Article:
Sunday Brunch Benedict on Potato and Zucchini Fritter Recipe

Sunday Brunch Benedict on Potato and Zucchini Fritter Recipe by Courtney Flood Sunday brunch is my favourite. Long-weekend Sunday brunch is extra special. This meal is a little finicky but worth the trouble. Serves 4. Ingredients: 2 medium zucchini 4 large potatoes, peeled ¼ cup chickpea flour (besam) 9 eggs + 1 egg yolk (divided) 1 clove garlic, minced 2 tsp salt (divided) ¼  – ½ teaspoon cayenne pepper 1 tbsp + 2 tsp canola oil (divided) 6 tbsp butter 2 tsp lemon juice ¼ white vinegar 2 cups chopped kale 2 tomatoes, sliced Instructions: Fritters – Shred zucchini on […]

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Pairing Wine with Chocolate: Follow Your Nose

By Jessica Nagy Pairing wine with chocolate is about more than just rich desserts and powerful Ports or Amarones;  it’s a subtle art that can have a big impact on the entire meal if done well. I recently spoke with Sommelier Rebecca Meïr-Liebman about how she takes on this challenge in a series of Sweet & Savoury chocolate-inspired dinners that she hosts with her husband, Chef Eyal Liebman, in Toronto. The next dinner will take place November 8 with all proceeds going to support Second Harvest. “I start by choosing the winery,” says Rebecca. In this case, it’s Niagara’s Henry […]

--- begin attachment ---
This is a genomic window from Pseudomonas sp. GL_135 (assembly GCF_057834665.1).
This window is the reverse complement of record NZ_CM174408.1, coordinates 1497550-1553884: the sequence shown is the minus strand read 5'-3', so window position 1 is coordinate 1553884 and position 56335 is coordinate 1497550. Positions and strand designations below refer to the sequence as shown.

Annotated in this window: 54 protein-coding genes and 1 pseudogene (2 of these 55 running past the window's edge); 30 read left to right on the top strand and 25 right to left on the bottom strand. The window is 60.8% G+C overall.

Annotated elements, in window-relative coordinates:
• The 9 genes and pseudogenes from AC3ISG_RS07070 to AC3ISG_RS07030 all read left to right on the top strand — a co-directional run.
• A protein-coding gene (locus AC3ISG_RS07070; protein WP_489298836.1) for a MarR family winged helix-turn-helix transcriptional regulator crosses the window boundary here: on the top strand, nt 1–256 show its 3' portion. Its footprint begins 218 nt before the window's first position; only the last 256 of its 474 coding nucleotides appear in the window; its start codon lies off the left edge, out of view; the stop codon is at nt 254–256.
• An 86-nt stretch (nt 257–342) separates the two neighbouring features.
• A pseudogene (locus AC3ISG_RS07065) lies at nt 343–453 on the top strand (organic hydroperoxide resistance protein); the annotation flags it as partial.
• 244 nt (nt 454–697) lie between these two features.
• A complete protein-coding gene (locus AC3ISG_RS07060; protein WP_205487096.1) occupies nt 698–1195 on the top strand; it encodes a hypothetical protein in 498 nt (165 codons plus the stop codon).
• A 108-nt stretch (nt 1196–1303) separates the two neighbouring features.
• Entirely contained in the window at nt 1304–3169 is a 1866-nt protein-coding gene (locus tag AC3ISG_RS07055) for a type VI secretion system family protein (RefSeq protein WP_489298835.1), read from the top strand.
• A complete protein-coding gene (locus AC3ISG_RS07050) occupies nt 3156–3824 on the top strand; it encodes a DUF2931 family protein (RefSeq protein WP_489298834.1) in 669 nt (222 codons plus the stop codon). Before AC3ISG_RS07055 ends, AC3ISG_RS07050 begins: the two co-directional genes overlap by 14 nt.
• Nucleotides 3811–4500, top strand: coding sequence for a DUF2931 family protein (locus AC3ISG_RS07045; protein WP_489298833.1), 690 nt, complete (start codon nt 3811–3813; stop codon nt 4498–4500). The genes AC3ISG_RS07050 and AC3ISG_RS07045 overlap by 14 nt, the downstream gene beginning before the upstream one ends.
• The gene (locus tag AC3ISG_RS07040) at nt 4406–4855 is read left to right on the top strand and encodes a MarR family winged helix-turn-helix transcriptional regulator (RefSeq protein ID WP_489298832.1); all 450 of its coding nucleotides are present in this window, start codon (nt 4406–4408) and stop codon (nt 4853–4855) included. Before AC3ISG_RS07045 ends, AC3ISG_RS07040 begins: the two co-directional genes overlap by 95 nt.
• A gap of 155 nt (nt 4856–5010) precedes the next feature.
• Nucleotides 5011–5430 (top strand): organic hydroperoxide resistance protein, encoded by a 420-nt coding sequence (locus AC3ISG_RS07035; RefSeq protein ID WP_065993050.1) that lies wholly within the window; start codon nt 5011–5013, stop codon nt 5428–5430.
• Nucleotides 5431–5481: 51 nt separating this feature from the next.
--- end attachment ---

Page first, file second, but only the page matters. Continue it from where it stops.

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Grilled Polenta Bites with Friulano Recipe

Grilled Polenta Bites with Friulano A Trick-or-Treat Treat Fall is in full swing. And now that Thanksgiving is over, my next favourite festive event is here: Halloween. If you’re looking to add some scrumptious to your scary, I have a recipe that will do just the trick (or treat). These Grilled Polenta Bites with Friulano are a simple and easy snack for you to make just before you and your little ones head out for a night of spooky fun. They are a Canadian take on an Italian classic, with a delicious Canadian Friulano cheese. If you’ve never tried it […]